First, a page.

deeds of indemnity

Do your deeds of indemnity for officers and directors require review?

29 January 2016

  • A recent court decision highlights the need for companies to review deeds of indemnity given to the company’s directors
  • The decision illustrates the importance for officers and employees of having effective and extensive directors and officers insurance from the outset

The recent Supreme Court of Victoria Court of Appeal decision of Note Printing Australia Ltd v Leckenby highlights the need for companies to review existing deeds of indemnity granted to officers and directors.

Leckenby was the CEO of Note Printing Australia Ltd (NPAL) from September 1998 to June 2004. Leckenby was charged with conspiring to bribe foreign officials to secure bank note printing contracts for the benefit of NPAL.

In July 2001, Leckenby and NPAL entered into a deed of indemnity. Relevantly, the deed provided that: To the fullest extent permitted by law, NPAL hereby indemnifies [Leckenby] against each and every liability for legal costs and expenses [he] may incur or for which [he] may become liable in defending an action for liability incurred as such an officer of NPAL unless such costs and expenses are incurred… in defending or resisting criminal proceedings in which [he] is found guilty.

The critical question for the Court was whether Leckenby was entitled to be indemnified for legal costs he had incurred in defending criminal proceedings under the deed of indemnity prior to the verdict being handed down.

The Court of Appeal upheld Leckenby’s entitlement to be indemnified under the deed, even though the deed qualified Leckenby’s entitlement if he was ultimately found to be guilty of criminal proceedings.

Although s 199A(3)(b) of the Corporations Act 2001 (Act) prohibits the indemnification of an officer’s legal costs where those costs are incurred in defending criminal proceedings in which the person is found guilty, it was held that the section does not deal with the question of indemnity in respect of costs incurred prior to verdict.

In interpreting s 199A(3)(b), the Court noted that an officer of a corporation cannot be ‘found’ guilty until a verdict of guilt has been arrived at. Accordingly, an obligation to indemnify a person for legal costs before a verdict of guilt is handed down does not contravene s 199A(3)(b) of the Act.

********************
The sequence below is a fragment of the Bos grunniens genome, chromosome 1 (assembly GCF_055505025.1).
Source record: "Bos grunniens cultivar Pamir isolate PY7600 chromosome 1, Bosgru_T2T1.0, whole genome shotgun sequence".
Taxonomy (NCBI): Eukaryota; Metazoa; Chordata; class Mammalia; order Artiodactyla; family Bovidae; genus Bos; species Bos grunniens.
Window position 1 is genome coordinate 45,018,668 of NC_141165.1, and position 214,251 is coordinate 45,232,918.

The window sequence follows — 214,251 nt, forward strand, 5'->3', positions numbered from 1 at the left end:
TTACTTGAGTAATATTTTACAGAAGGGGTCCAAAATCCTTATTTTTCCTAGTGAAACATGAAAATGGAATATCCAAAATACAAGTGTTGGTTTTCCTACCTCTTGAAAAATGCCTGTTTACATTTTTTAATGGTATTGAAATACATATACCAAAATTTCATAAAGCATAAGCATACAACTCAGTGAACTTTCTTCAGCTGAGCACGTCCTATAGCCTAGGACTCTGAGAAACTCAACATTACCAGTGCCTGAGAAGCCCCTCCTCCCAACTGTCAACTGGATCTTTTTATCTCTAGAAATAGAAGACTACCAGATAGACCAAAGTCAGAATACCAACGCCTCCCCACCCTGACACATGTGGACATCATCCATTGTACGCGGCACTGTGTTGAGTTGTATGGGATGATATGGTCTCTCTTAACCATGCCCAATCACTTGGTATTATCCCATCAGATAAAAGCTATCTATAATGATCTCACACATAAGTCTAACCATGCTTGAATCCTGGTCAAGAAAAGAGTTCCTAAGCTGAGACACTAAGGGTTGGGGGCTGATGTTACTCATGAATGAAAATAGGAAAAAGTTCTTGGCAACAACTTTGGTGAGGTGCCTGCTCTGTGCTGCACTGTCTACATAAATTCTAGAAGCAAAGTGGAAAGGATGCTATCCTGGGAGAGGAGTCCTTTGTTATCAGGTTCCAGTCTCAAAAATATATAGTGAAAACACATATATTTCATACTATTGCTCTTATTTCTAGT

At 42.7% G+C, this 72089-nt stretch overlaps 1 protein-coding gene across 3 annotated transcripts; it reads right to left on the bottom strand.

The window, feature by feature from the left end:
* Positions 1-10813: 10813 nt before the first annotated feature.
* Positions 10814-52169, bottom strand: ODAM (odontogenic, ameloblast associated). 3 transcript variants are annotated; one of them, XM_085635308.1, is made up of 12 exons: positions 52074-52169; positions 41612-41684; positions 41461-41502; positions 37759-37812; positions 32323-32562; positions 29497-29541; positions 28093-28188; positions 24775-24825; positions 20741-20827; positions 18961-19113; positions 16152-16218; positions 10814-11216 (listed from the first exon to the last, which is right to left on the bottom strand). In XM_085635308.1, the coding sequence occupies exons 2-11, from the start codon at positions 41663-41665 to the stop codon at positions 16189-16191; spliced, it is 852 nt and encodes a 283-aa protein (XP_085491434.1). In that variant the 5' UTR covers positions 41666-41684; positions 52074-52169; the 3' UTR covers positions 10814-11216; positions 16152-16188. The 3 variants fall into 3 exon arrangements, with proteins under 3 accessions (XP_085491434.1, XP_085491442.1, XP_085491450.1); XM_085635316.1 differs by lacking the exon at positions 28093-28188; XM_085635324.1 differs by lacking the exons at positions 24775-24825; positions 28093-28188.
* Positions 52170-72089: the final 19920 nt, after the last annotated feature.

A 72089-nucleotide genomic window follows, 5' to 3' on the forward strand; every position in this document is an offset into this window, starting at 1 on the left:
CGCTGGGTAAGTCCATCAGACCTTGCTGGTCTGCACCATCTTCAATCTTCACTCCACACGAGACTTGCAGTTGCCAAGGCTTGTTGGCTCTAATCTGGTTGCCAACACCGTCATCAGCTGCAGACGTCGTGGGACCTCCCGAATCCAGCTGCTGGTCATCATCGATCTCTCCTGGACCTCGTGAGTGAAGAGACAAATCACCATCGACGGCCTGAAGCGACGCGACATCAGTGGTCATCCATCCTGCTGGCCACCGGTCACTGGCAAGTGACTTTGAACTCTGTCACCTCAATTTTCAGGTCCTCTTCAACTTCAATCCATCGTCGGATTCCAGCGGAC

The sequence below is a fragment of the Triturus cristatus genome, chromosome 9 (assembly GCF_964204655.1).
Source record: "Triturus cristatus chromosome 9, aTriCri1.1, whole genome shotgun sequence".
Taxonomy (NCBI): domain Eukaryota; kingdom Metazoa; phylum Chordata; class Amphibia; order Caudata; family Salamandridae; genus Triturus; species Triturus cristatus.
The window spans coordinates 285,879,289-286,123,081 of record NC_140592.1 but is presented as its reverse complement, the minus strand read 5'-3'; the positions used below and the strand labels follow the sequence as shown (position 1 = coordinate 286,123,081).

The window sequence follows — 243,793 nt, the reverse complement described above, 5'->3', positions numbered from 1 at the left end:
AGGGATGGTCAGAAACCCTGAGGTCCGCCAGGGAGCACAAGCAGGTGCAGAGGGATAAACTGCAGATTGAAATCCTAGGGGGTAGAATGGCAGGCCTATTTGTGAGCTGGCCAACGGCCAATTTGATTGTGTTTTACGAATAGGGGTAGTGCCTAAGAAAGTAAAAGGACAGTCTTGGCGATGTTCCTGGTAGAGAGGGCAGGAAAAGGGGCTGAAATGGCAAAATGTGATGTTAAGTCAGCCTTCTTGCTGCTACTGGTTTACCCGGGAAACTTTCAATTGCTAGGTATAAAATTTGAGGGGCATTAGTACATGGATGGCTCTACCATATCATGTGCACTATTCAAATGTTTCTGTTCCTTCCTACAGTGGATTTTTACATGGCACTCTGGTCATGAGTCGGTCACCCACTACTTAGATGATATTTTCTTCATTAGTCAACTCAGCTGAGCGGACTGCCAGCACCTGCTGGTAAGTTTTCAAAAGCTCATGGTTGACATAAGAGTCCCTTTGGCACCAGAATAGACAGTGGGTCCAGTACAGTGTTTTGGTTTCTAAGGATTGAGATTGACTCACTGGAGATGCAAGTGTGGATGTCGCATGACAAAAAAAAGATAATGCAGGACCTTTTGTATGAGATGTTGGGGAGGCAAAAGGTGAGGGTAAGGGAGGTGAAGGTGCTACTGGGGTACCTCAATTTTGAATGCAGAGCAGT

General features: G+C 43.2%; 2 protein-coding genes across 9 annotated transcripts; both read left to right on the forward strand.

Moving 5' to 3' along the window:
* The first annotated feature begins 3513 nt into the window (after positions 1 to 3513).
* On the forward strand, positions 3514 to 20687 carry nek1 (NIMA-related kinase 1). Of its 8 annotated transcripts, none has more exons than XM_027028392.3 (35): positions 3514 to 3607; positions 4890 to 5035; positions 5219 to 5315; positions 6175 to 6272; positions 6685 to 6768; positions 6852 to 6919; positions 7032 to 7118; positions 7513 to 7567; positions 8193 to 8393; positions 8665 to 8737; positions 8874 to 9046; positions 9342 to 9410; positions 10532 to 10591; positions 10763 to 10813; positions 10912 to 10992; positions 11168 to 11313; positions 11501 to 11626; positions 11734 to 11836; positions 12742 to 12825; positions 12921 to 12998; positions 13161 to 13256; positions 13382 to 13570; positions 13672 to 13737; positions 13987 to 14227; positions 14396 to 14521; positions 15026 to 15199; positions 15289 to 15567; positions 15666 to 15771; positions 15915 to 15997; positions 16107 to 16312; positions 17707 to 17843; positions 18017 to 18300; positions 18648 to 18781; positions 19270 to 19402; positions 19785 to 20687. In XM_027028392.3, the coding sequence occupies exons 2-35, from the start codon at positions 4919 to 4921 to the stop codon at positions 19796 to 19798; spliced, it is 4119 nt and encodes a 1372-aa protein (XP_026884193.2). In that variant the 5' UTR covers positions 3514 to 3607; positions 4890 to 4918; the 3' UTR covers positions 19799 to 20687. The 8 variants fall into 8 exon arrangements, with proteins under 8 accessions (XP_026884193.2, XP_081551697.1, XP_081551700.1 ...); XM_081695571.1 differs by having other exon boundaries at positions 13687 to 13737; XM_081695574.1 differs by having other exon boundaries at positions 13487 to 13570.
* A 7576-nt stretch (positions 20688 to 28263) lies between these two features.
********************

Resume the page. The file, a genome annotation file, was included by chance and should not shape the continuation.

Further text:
The Court also highlighted that the language of the deed indicated that Leckenby was to be indemnified for any liability he incurred in defending criminal proceedings. The parties to the deed were taken to have intended to make an arrangement which conferred upon Leckenby the maximum protection available, while respecting the prohibition in s 199A(3)(b) of the Act.

What does mean?

If companies do not wish to indemnify directors and officers for legal costs incurred before a verdict, express wording to that effect must be incorporated into the deed of indemnity. Companies should review deeds of indemnity for directors and officers to ensure they are drafted correctly.

It is vital for directors and officers that they have an understanding of the cover provided to them under the company’s directors and officers insurance policy. Officers who desire the most comprehensive protection should insist upon a deed of indemnity, in addition to the protection offered by officer’s insurance.

Disclaimer: This publication contains comments of a general nature only and is provided as an information service. It is not intended to be relied upon as, nor is it a substitute for specific professional advice. No responsibility can be accepted by Rigby Cooke Lawyers or the authors for loss occasioned to any person doing anything as a result of any material in this publication.

Liability limited by a scheme approved under Professional Standards Legislation.

©2016 Rigby Cooke Lawyers